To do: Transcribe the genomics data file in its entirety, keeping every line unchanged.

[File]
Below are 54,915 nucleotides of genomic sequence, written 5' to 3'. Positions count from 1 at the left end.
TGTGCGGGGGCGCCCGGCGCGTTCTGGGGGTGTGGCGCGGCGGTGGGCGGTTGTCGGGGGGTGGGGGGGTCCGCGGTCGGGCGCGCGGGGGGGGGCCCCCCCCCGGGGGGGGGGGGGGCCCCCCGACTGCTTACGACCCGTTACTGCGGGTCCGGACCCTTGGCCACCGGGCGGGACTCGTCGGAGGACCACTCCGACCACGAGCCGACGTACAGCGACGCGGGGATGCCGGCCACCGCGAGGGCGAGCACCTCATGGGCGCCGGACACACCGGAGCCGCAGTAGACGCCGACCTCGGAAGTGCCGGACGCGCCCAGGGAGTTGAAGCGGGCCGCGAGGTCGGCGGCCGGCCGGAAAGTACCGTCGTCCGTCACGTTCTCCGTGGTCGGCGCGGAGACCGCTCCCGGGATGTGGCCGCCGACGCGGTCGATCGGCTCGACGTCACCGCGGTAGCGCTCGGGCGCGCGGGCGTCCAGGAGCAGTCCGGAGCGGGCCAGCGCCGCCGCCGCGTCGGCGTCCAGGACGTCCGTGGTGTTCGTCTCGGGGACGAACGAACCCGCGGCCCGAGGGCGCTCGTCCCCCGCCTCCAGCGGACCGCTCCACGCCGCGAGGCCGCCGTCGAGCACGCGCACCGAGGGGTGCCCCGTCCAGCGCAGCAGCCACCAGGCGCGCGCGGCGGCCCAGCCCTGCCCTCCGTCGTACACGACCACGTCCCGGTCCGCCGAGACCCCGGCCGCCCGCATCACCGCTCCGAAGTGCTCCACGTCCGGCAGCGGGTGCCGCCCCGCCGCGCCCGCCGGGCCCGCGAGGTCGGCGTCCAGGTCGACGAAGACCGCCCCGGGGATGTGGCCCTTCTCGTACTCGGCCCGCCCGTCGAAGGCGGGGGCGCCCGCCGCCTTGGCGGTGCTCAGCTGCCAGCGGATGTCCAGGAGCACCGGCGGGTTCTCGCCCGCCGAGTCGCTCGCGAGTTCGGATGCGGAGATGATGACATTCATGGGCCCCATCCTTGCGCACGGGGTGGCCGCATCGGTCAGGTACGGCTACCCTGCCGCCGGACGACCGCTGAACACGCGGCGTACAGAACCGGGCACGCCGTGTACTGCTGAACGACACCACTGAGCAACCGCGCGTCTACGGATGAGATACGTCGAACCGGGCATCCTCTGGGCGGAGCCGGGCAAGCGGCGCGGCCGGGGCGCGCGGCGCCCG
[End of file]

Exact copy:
Below are 54,915 nucleotides of genomic sequence, written 5' to 3'. Positions count from 1 at the left end.
TGTGCGGGGGCGCCCGGCGCGTTCTGGGGGTGTGGCGCGGCGGTGGGCGGTTGTCGGGGGGTGGGGGGGTCCGCGGTCGGGCGCGCGGGGGGGGGCCCCCCCCCGGGGGGGGGGGGGGCCCCCCGACTGCTTACGACCCGTTACTGCGGGTCCGGACCCTTGGCCACCGGGCGGGACTCGTCGGAGGACCACTCCGACCACGAGCCGACGTACAGCGACGCGGGGATGCCGGCCACCGCGAGGGCGAGCACCTCATGGGCGCCGGACACACCGGAGCCGCAGTAGACGCCGACCTCGGAAGTGCCGGACGCGCCCAGGGAGTTGAAGCGGGCCGCGAGGTCGGCGGCCGGCCGGAAAGTACCGTCGTCCGTCACGTTCTCCGTGGTCGGCGCGGAGACCGCTCCCGGGATGTGGCCGCCGACGCGGTCGATCGGCTCGACGTCACCGCGGTAGCGCTCGGGCGCGCGGGCGTCCAGGAGCAGTCCGGAGCGGGCCAGCGCCGCCGCCGCGTCGGCGTCCAGGACGTCCGTGGTGTTCGTCTCGGGGACGAACGAACCCGCGGCCCGAGGGCGCTCGTCCCCCGCCTCCAGCGGACCGCTCCACGCCGCGAGGCCGCCGTCGAGCACGCGCACCGAGGGGTGCCCCGTCCAGCGCAGCAGCCACCAGGCGCGCGCGGCGGCCCAGCCCTGCCCTCCGTCGTACACGACCACGTCCCGGTCCGCCGAGACCCCGGCCGCCCGCATCACCGCTCCGAAGTGCTCCACGTCCGGCAGCGGGTGCCGCCCCGCCGCGCCCGCCGGGCCCGCGAGGTCGGCGTCCAGGTCGACGAAGACCGCCCCGGGGATGTGGCCCTTCTCGTACTCGGCCCGCCCGTCGAAGGCGGGGGCGCCCGCCGCCTTGGCGGTGCTCAGCTGCCAGCGGATGTCCAGGAGCACCGGCGGGTTCTCGCCCGCCGAGTCGCTCGCGAGTTCGGATGCGGAGATGATGACATTCATGGGCCCCATCCTTGCGCACGGGGTGGCCGCATCGGTCAGGTACGGCTACCCTGCCGCCGGACGACCGCTGAACACGCGGCGTACAGAACCGGGCACGCCGTGTACTGCTGAACGACACCACTGAGCAACCGCGCGTCTACGGATGAGATACGTCGAACCGGGCATCCTCTGGGCGGAGCCGGGCAAGCGGCGCGGCCGGGGCGCGCGGCGCCCG